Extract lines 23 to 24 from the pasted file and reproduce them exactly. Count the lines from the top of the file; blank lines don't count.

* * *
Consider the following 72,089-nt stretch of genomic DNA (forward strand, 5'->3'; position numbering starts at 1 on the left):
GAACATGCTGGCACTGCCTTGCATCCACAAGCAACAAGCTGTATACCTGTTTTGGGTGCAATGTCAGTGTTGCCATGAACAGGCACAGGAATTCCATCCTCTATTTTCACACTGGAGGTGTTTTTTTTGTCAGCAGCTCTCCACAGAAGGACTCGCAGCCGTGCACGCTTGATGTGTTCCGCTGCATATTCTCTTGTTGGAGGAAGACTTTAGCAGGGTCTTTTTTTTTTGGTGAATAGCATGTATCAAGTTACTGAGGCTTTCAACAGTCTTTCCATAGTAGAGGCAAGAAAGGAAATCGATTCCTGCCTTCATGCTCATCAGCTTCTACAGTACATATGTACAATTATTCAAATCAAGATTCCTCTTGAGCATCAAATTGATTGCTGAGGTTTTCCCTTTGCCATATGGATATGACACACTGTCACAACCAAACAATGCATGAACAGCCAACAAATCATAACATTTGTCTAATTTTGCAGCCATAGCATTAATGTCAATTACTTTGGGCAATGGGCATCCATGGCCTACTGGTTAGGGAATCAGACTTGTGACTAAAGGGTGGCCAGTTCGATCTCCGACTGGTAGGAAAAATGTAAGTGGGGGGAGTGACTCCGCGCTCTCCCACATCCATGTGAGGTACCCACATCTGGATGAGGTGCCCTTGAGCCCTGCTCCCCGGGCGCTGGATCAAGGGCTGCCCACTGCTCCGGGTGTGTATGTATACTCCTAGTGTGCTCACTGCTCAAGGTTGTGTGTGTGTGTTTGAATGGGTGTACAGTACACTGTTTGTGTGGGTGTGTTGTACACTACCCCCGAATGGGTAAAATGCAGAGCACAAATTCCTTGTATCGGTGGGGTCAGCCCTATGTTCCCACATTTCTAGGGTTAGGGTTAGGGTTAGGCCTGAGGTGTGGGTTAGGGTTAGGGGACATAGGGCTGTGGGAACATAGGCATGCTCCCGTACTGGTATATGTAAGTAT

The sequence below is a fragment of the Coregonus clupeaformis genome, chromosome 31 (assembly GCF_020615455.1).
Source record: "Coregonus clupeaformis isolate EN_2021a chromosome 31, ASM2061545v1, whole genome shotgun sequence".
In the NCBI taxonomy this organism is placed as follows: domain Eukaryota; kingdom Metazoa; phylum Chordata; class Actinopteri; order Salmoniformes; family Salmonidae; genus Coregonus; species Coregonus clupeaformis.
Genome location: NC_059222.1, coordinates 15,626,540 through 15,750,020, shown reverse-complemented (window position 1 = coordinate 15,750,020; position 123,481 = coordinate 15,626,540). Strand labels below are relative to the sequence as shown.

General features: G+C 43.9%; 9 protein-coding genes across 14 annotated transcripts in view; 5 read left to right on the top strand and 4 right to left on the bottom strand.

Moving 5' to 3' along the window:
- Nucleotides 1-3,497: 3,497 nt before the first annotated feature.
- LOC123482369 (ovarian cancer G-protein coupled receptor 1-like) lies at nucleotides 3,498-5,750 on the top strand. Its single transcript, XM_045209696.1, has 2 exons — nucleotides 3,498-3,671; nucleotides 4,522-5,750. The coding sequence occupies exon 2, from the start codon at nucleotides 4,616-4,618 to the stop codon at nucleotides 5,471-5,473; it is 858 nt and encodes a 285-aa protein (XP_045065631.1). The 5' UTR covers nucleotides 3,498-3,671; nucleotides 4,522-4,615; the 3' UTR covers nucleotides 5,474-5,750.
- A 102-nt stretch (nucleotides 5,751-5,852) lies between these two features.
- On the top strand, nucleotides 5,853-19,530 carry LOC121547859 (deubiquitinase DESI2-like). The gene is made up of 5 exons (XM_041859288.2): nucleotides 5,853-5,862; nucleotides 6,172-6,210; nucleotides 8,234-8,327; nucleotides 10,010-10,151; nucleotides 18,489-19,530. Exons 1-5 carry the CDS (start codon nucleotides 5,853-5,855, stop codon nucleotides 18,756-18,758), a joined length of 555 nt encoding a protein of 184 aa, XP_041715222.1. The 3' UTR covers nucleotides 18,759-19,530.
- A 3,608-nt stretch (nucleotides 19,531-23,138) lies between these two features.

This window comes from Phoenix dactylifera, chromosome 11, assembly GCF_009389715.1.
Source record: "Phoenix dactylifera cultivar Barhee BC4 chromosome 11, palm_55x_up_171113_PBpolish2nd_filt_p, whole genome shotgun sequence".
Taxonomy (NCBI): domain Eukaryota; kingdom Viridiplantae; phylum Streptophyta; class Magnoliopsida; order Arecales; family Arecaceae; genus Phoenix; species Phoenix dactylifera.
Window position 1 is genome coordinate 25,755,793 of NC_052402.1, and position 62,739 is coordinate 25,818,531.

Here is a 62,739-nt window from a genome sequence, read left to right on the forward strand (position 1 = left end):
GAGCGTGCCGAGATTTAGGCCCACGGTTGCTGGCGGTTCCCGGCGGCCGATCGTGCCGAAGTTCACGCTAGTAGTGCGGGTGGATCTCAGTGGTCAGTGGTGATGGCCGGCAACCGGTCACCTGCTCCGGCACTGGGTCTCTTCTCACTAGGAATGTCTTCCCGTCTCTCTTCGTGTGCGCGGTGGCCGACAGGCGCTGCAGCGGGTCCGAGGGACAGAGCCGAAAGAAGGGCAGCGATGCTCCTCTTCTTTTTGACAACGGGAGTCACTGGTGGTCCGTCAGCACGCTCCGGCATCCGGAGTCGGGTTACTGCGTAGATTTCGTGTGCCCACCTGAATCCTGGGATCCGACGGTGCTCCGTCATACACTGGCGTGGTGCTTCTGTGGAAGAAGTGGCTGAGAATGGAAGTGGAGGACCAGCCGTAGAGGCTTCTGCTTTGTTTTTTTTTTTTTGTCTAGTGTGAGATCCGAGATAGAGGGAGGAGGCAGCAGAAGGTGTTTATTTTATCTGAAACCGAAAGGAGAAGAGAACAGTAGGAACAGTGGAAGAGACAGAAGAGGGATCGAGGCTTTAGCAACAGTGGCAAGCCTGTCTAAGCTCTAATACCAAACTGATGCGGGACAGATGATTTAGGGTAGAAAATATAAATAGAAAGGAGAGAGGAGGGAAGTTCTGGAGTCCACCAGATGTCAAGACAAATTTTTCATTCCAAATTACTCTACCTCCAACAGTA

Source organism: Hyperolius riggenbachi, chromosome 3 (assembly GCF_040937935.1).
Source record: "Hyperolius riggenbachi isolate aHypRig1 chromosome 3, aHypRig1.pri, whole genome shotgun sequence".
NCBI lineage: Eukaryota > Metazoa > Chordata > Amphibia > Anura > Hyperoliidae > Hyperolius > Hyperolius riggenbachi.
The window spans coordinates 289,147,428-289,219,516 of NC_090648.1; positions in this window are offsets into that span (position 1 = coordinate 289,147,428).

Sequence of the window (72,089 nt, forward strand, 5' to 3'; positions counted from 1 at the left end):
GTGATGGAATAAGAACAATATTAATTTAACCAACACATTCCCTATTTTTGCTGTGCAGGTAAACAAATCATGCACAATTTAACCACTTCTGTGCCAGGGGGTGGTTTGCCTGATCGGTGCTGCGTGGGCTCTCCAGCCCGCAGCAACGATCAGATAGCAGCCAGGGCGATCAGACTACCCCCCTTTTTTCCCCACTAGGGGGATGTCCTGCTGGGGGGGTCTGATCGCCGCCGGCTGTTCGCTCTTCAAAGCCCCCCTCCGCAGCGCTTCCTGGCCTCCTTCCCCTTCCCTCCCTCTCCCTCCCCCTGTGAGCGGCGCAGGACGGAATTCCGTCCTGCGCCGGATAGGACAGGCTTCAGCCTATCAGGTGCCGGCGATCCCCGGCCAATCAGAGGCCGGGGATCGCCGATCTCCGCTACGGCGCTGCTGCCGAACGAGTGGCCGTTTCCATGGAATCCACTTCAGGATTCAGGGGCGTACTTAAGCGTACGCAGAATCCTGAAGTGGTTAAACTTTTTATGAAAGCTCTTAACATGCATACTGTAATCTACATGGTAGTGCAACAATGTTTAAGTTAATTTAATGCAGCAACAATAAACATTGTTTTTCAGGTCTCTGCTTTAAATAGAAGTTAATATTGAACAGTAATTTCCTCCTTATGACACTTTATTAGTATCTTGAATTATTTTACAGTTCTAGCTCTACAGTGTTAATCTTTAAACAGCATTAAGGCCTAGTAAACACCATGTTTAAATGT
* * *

The window spans coordinates 289,147,428-289,219,516 of NC_090648.1; positions in this window are offsets into that span (position 1 = coordinate 289,147,428).

Sequence of the window (72,089 nt, forward strand, 5' to 3'; positions counted from 1 at the left end):